In Khrushchev’s Kitchen
As apart of the opening tour of the Richard Nixon Centennial exhibit, Patriot. President. Peacemaker Friday, youngsters from the local Boys and Girls Club learned about Vice President Nixon’s trip to Moscow in 1959, and his face-off with Soviet Premier Nikita Khrushchev.
The special exhibit includes a model middle class American kitchen, simulating the scene at the American Exhibition in Moscow where the two sparred on the principles and performance of capitalism versus communism.
RN later recalled in his memoirs that the kitchen was dubbed a ‘Taj Mahal’ by the Soviet press, who also said that it did not represent the lifestyle of the average American.
He told Khrushchev that prosperity in America made the kitchen affordable to the average steel worker. The Soviet Premier remained obstinate.
The late and legendary New York Times columnist and Nixon speechwriter William Safire (who witnessed the event not as an aide to RN, but as a publicist for the company who built the kitchen), recounted the climax of the confrontation shortly before he died in 2009:
Nixon eventually steered the topic of competition to weapons. “Would it not be better to compete in the relative merit of washing machines than in the strength of rockets?”
“Yes, but your generals say we must compete in rockets,” responded the Soviet leader. “We are strong and we can beat you.”
Nixon, aware that the Soviets then led the United States in rocket thrust, finessed that: “In this day and age to argue who is stronger completely misses the point. With modern weapons it just does not make sense. If war comes we both lose.”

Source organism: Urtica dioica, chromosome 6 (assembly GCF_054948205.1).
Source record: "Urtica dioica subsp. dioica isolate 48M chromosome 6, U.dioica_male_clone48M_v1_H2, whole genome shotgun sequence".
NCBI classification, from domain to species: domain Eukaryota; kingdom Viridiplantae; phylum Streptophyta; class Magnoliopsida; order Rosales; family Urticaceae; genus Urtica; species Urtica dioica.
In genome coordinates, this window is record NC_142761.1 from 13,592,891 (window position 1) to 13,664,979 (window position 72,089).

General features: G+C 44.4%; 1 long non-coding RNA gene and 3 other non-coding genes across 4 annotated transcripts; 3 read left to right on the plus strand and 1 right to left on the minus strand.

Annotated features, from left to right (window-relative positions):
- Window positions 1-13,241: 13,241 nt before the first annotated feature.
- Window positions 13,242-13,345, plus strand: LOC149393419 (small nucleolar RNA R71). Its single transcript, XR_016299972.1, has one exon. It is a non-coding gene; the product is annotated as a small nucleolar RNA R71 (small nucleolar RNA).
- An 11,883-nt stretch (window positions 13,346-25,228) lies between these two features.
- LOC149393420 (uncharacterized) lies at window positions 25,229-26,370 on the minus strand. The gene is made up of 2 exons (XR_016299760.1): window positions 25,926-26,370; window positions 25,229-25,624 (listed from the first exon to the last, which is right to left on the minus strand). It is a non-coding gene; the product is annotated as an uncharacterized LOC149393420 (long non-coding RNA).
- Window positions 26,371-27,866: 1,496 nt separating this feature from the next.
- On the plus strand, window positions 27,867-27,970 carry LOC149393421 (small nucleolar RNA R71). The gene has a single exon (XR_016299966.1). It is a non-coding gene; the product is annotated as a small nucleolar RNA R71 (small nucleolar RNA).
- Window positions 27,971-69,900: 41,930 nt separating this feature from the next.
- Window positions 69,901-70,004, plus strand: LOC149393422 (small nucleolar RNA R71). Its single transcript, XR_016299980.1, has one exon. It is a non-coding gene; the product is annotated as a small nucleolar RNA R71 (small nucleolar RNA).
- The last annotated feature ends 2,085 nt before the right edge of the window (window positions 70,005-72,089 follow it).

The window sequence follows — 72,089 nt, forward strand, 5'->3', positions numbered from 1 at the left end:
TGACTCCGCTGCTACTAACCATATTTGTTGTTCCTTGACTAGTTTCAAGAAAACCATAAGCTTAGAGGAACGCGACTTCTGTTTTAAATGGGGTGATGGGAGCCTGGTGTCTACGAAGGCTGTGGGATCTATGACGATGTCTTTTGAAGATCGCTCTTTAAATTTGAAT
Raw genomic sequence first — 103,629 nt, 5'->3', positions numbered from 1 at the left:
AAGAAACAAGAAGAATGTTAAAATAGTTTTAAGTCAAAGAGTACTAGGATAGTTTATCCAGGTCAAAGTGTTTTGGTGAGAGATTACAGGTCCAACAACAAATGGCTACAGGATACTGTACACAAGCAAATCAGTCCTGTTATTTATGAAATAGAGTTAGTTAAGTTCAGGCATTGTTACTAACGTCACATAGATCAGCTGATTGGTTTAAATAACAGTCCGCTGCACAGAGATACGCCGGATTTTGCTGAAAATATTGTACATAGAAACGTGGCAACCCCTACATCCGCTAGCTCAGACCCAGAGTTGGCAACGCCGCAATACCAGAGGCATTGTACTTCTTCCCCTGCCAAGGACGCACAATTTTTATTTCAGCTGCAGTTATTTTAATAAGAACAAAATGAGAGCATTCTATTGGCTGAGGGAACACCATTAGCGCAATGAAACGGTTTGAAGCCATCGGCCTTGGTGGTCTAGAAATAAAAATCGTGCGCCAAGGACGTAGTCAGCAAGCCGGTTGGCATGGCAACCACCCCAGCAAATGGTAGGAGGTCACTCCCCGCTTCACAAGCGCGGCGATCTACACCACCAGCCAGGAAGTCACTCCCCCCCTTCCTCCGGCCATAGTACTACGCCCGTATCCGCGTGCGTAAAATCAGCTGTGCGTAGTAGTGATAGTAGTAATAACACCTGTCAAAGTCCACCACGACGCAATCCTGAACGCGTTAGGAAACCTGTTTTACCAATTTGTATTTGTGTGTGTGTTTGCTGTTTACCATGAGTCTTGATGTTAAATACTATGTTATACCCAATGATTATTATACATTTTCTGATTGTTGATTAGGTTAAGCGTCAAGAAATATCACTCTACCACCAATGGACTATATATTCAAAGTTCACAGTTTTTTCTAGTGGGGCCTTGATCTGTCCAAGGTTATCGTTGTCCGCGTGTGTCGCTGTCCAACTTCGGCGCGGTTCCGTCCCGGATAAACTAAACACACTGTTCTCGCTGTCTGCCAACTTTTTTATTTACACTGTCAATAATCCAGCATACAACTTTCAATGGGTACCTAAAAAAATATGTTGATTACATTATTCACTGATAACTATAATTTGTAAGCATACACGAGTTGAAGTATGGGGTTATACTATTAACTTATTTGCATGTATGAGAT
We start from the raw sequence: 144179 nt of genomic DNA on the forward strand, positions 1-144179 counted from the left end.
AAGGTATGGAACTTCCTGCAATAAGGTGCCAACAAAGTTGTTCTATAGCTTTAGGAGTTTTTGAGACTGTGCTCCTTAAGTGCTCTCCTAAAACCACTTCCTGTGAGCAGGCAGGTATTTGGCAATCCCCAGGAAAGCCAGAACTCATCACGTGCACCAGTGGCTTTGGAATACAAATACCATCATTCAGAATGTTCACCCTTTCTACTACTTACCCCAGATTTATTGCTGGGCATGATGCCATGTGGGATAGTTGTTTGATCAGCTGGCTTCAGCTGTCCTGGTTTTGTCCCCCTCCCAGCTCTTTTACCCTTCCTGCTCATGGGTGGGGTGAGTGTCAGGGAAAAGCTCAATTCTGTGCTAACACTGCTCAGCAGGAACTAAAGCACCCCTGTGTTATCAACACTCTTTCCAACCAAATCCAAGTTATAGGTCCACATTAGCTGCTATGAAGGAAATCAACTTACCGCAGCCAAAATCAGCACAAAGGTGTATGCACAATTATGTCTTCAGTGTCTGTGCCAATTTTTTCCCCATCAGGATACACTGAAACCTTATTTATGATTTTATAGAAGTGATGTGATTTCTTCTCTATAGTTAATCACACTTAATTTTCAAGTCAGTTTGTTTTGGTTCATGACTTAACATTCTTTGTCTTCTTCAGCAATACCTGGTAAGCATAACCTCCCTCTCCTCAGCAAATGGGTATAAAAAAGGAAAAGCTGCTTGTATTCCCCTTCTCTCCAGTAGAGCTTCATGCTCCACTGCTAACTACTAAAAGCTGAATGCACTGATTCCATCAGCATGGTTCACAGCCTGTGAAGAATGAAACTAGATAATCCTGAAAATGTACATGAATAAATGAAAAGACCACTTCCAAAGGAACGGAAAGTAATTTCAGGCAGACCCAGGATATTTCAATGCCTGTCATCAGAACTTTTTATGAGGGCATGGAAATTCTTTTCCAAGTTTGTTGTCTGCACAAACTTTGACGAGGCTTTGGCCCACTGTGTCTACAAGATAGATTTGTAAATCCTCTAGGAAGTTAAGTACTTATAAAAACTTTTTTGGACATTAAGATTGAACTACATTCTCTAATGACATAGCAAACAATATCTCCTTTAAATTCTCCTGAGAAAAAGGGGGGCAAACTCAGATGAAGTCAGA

Khrushchev started to interrupt, but Nixon pressed: “I hope the prime minister understands all the implications of what I just said … Whether you place either one of the powerful nations in a position so that they have no choice but to accept dictation or fight, then you are playing with the most destructive power in the world.”
Khrushchev fell silent, and Nixon continued: “When we sit down at a conference table it cannot be all one way. One side cannot put an ultimatum to another.”
Vice President Nixon’s strong stance against Khrushchev was widely reported around the world.
Khrushchev: “Our country has never been guided by ultimatums … It sounds like a threat.”
Nixon: “Who is threatening?”
Khrushchev: “You want to threaten us indirectly. We have powerful weapons, too, and ours are better than yours if you want to compete.”
Nixon: “Immaterial … I don’t think peace is helped by reiterating that you have more strength than us, because that is a threat, too.”
As Nixon gained strength in the debate and his opponent grew defensive, Elliott Erwitt of Magnum Photos talked his way past the guards and captured Nixon gently jabbing his finger into the surprised Khrushchev’s chest.
Col. Oliver North jabbing his finger into Khruchshev’s chest before his book appearance February 12. Library guests — too – can have their photo taken standing up to the Soviet Premier.